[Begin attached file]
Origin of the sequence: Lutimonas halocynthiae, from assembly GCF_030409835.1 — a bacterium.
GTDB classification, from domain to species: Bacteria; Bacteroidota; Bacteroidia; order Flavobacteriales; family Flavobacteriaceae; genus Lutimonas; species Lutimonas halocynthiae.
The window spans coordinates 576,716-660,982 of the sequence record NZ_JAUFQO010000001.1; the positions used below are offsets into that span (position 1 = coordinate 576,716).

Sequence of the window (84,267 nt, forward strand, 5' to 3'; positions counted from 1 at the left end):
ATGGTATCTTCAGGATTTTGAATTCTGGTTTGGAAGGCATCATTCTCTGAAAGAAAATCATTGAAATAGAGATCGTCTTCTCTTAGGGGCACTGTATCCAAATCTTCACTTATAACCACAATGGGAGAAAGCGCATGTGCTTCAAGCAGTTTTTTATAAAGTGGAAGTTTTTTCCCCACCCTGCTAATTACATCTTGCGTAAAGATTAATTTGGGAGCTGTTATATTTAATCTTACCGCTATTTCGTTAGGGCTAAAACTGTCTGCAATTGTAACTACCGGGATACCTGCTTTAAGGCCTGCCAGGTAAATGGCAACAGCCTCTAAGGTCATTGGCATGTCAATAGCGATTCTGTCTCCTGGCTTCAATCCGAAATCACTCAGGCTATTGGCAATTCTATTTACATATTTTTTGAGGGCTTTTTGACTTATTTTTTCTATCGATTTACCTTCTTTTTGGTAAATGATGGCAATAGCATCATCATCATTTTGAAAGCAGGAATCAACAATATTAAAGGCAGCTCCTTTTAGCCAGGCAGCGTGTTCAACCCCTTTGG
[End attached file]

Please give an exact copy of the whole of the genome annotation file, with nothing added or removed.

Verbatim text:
Origin of the sequence: Lutimonas halocynthiae, from assembly GCF_030409835.1 — a bacterium.
GTDB classification, from domain to species: Bacteria; Bacteroidota; Bacteroidia; order Flavobacteriales; family Flavobacteriaceae; genus Lutimonas; species Lutimonas halocynthiae.
The window spans coordinates 576,716-660,982 of the sequence record NZ_JAUFQO010000001.1; the positions used below are offsets into that span (position 1 = coordinate 576,716).

Sequence of the window (84,267 nt, forward strand, 5' to 3'; positions counted from 1 at the left end):
ATGGTATCTTCAGGATTTTGAATTCTGGTTTGGAAGGCATCATTCTCTGAAAGAAAATCATTGAAATAGAGATCGTCTTCTCTTAGGGGCACTGTATCCAAATCTTCACTTATAACCACAATGGGAGAAAGCGCATGTGCTTCAAGCAGTTTTTTATAAAGTGGAAGTTTTTTCCCCACCCTGCTAATTACATCTTGCGTAAAGATTAATTTGGGAGCTGTTATATTTAATCTTACCGCTATTTCGTTAGGGCTAAAACTGTCTGCAATTGTAACTACCGGGATACCTGCTTTAAGGCCTGCCAGGTAAATGGCAACAGCCTCTAAGGTCATTGGCATGTCAATAGCGATTCTGTCTCCTGGCTTCAATCCGAAATCACTCAGGCTATTGGCAATTCTATTTACATATTTTTTGAGGGCTTTTTGACTTATTTTTTCTATCGATTTACCTTCTTTTTGGTAAATGATGGCAATAGCATCATCATCATTTTGAAAGCAGGAATCAACAATATTAAAGGCAGCTCCTTTTAGCCAGGCAGCGTGTTCAACCCCTTTGG